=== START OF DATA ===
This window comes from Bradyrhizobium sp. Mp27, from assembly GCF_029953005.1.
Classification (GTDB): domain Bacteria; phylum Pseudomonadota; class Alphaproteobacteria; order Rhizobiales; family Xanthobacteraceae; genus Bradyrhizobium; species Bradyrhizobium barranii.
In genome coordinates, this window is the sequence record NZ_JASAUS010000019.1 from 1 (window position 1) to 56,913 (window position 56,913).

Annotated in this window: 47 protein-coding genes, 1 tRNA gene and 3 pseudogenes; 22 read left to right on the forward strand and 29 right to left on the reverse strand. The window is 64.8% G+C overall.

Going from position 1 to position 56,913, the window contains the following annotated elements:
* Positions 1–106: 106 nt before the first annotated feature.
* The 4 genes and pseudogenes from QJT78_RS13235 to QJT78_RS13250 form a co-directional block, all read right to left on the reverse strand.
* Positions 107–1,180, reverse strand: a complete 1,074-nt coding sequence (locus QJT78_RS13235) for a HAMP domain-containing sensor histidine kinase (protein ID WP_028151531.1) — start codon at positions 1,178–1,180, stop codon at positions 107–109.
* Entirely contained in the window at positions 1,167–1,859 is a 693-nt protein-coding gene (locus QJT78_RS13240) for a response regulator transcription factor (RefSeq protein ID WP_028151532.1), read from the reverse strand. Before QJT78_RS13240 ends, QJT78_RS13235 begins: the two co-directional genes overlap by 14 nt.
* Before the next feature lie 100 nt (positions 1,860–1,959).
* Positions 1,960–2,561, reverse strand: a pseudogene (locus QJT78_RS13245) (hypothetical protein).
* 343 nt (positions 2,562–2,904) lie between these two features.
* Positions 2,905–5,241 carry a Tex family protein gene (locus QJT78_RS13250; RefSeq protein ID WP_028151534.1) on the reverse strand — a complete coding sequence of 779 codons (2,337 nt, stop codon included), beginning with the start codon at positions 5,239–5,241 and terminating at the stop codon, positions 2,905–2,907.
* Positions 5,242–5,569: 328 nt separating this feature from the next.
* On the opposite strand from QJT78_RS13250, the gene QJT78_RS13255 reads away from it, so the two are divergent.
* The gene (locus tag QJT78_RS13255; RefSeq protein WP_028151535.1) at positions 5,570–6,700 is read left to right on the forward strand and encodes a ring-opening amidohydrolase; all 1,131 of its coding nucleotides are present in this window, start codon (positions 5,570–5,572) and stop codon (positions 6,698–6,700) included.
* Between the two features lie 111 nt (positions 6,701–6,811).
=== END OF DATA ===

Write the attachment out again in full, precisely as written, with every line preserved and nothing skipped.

This window comes from Bradyrhizobium sp. Mp27, from assembly GCF_029953005.1.
Classification (GTDB): domain Bacteria; phylum Pseudomonadota; class Alphaproteobacteria; order Rhizobiales; family Xanthobacteraceae; genus Bradyrhizobium; species Bradyrhizobium barranii.
In genome coordinates, this window is the sequence record NZ_JASAUS010000019.1 from 1 (window position 1) to 56,913 (window position 56,913).

Annotated in this window: 47 protein-coding genes, 1 tRNA gene and 3 pseudogenes; 22 read left to right on the forward strand and 29 right to left on the reverse strand. The window is 64.8% G+C overall.

Going from position 1 to position 56,913, the window contains the following annotated elements:
* Positions 1–106: 106 nt before the first annotated feature.
* The 4 genes and pseudogenes from QJT78_RS13235 to QJT78_RS13250 form a co-directional block, all read right to left on the reverse strand.
* Positions 107–1,180, reverse strand: a complete 1,074-nt coding sequence (locus QJT78_RS13235) for a HAMP domain-containing sensor histidine kinase (protein ID WP_028151531.1) — start codon at positions 1,178–1,180, stop codon at positions 107–109.
* Entirely contained in the window at positions 1,167–1,859 is a 693-nt protein-coding gene (locus QJT78_RS13240) for a response regulator transcription factor (RefSeq protein ID WP_028151532.1), read from the reverse strand. Before QJT78_RS13240 ends, QJT78_RS13235 begins: the two co-directional genes overlap by 14 nt.
* Before the next feature lie 100 nt (positions 1,860–1,959).
* Positions 1,960–2,561, reverse strand: a pseudogene (locus QJT78_RS13245) (hypothetical protein).
* 343 nt (positions 2,562–2,904) lie between these two features.
* Positions 2,905–5,241 carry a Tex family protein gene (locus QJT78_RS13250; RefSeq protein ID WP_028151534.1) on the reverse strand — a complete coding sequence of 779 codons (2,337 nt, stop codon included), beginning with the start codon at positions 5,239–5,241 and terminating at the stop codon, positions 2,905–2,907.
* Positions 5,242–5,569: 328 nt separating this feature from the next.
* On the opposite strand from QJT78_RS13250, the gene QJT78_RS13255 reads away from it, so the two are divergent.
* The gene (locus tag QJT78_RS13255; RefSeq protein WP_028151535.1) at positions 5,570–6,700 is read left to right on the forward strand and encodes a ring-opening amidohydrolase; all 1,131 of its coding nucleotides are present in this window, start codon (positions 5,570–5,572) and stop codon (positions 6,698–6,700) included.
* Between the two features lie 111 nt (positions 6,701–6,811).